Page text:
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New provincial education plan to focus on diversity, reconciliation

After nearly three years of pandemic learning, the Ministry of Education is preparing to create a new provincial education plan to guide students’ learning until 2030.
saskatchewan flag stock
Saskatchewan flag. File photo

After nearly three years of pandemic learning, the Ministry of Education is preparing to create a new provincial education plan to guide students’ learning until 2030.

The ministry relied on an Education Sector Strategic Plan to guide learning from 2014 to 2020. That plan focused on reading, writing and math; building First Nations and Metis graduation rates; addressing all grad rates; ensuring kindergarten students had the necessary skills for Grade 1; and operational spending.

According to the working document, the new plan is intended “to reflect the diversity of the province and ensure the presence of First Nations and Metis education organizations as part of the journey towards reconciliation. At the same time, it will respect and acknowledge First Nations jurisdiction over schools on reserve land.” 

Furthermore, the new plan is expected to build upon the previous plan’s successes, recognize that the improved results cannot be accomplished in isolation, respond to pressures that society is facing and prepare students for the future by ensuring they are well-educated and active citizens.

Division administration with Prairie South School Division (PSSD) presented the proposed provincial education plan (PEP) during the Feb. 7 board meeting. Trustees later voted to endorse the document’s initial priority actions and milestones. 

The new document establishes four priority actions to undertake over the next decade, with each action containing milestones — or steps — that will be accomplished, explained Amanda Olson, superintendent of learning. The ministry will revise the actions and milestones during the plan’s life as work progresses and circumstances change.

The four priority actions — all equally important — include:

  • Improving student outcomes through effective assessment practices that guide and strengthen responsive instruction
  • Enhancing opportunities for learners and their families and support transitions as learners enter and progress through school to graduation and determine a life pathway
  • Enriching and enhancing mental health and well-being capacity in students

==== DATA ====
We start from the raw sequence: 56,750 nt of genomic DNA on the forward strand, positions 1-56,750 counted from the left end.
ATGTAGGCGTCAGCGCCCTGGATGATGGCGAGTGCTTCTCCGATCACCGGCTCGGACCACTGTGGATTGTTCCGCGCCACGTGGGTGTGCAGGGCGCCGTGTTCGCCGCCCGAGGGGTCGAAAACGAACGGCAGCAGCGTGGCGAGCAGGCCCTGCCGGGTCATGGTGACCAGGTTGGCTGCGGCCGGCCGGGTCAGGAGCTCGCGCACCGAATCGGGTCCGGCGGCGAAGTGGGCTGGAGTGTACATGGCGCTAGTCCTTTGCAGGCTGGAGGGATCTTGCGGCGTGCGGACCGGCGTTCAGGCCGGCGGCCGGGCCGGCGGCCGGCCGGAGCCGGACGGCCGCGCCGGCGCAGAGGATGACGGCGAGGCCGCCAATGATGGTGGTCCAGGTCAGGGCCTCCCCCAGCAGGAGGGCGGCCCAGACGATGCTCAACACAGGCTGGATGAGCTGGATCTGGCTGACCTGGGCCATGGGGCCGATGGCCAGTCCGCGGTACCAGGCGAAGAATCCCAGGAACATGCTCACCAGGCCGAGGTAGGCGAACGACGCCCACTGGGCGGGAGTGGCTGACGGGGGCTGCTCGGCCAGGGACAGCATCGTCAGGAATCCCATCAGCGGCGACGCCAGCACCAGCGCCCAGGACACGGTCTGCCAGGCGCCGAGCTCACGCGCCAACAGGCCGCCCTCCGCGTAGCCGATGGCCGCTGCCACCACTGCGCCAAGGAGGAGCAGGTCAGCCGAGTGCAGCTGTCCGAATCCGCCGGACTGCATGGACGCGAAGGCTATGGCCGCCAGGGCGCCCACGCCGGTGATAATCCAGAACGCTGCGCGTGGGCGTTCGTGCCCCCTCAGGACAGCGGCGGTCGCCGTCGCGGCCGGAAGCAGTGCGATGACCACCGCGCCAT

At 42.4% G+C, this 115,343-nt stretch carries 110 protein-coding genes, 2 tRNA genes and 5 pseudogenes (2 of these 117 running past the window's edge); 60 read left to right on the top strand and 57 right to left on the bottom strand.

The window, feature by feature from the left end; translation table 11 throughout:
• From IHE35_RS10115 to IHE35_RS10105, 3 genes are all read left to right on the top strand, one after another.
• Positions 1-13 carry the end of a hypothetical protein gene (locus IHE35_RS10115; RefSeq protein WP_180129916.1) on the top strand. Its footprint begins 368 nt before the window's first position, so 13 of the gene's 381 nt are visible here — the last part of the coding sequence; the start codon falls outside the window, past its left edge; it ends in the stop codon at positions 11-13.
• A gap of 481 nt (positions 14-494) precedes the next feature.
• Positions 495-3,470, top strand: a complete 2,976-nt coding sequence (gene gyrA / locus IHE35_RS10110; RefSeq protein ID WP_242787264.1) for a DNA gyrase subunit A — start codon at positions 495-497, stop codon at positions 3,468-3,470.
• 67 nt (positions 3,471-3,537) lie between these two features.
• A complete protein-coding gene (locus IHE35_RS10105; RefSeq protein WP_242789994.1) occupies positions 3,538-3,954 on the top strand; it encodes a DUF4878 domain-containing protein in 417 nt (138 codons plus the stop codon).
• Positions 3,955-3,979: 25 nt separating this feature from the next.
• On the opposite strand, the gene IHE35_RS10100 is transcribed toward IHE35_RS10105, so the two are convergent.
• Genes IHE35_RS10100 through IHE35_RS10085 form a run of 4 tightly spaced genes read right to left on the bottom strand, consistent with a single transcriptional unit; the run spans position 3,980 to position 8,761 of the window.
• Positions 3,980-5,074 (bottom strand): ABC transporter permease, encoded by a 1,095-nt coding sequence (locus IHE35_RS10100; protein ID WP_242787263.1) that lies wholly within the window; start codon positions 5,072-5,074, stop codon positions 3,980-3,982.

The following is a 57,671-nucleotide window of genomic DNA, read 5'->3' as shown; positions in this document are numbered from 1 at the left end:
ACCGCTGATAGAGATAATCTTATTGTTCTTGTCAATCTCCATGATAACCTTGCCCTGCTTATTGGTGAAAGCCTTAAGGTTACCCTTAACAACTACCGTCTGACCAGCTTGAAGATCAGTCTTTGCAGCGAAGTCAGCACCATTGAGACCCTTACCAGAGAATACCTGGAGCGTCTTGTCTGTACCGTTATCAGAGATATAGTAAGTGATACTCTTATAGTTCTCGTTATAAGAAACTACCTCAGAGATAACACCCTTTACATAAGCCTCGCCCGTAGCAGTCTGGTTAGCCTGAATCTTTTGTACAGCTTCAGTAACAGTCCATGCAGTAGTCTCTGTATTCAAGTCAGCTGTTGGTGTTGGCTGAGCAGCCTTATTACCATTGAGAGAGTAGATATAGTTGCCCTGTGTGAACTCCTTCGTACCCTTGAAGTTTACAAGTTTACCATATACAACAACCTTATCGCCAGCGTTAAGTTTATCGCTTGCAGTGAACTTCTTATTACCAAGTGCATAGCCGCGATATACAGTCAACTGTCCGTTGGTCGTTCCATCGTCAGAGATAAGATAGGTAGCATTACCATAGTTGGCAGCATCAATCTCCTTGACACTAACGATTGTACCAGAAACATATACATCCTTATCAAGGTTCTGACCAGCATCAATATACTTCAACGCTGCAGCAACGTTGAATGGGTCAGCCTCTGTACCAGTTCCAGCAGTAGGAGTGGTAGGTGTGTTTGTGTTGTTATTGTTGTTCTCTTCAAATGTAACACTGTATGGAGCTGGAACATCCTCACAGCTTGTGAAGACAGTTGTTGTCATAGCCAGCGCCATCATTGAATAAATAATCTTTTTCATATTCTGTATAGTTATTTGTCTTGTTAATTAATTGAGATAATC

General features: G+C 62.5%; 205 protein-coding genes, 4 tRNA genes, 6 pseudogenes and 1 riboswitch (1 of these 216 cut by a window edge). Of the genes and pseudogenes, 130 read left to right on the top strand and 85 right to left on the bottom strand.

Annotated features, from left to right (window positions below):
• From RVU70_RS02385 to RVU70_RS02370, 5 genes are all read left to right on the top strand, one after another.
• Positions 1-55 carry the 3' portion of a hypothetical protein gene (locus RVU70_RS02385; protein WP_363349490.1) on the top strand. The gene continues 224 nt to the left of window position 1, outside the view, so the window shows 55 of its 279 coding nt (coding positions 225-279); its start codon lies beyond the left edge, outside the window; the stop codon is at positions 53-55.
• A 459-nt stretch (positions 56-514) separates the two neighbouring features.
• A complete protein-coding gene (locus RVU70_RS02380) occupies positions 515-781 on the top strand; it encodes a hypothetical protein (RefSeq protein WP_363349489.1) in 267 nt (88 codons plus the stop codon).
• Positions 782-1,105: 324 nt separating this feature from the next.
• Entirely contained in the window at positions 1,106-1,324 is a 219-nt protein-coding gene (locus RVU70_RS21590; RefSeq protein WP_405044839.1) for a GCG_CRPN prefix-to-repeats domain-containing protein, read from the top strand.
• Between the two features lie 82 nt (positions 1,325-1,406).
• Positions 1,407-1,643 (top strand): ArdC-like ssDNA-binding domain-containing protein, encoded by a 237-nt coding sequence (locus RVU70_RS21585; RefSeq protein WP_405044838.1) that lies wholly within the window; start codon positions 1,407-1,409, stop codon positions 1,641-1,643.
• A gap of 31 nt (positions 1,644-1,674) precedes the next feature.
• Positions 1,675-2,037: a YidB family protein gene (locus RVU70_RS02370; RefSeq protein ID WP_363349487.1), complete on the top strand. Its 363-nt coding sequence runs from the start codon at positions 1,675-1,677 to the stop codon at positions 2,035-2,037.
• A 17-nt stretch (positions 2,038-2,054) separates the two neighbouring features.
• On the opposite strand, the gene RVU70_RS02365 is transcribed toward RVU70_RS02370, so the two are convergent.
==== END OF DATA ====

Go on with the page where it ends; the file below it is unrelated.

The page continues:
• Instituting the vision and goals of “Inspiring Success: Prek-12 First Nations and Metis Education Policy Framework,” which aims for more inclusion of Aboriginal peoples

Meanwhile, the plan’s goals for students include ensuring they learn what they need for their future, feel safe and supported, and ensure they belong, feel valued and can be themselves.

Four interconnected areas of focus include skills and knowledge for future learning, life and participation in society; mental health and well-being; creating connections among people and relationships between systems and structures; and providing inclusive, safe and welcoming learning environments. 

Trustee Robert Bachmann wondered if the first priority included departmental exams. He noted that the Saskatchewan School Boards Association doesn’t believe such exams are positive or effective. Moreover, departmental exams don’t fit into a provincial assessment plan considering only 30 per cent of students write them.  

The PEP implementation team has discussed those exams and whether they’re effective, culturally appropriate and responsive, and fit into the long-term plan, said Olson. However, the team has not made any decisions yet.

The mental health priority intrigued trustee Crystal Froese, who said that local and provincial inter-agency partnerships are important so divisions can access those supports. However, divisions need more resources to fill those supports.

“We’re a fairly large school division with a lot of diversity in there. In order to achieve that and measure that, we definitely have to have stronger support from our province and Sask. Health,” she continued, “because we just don’t have the capacity with the current budget we have to carry on that.”  

Prairie South’s board took on more responsibility with decision-making during the pandemic that the health authority would have handled, Froese added. So, she thought the province could better support this priority in the new plan. 

The next PSSD board meeting is Tuesday, March 7. 

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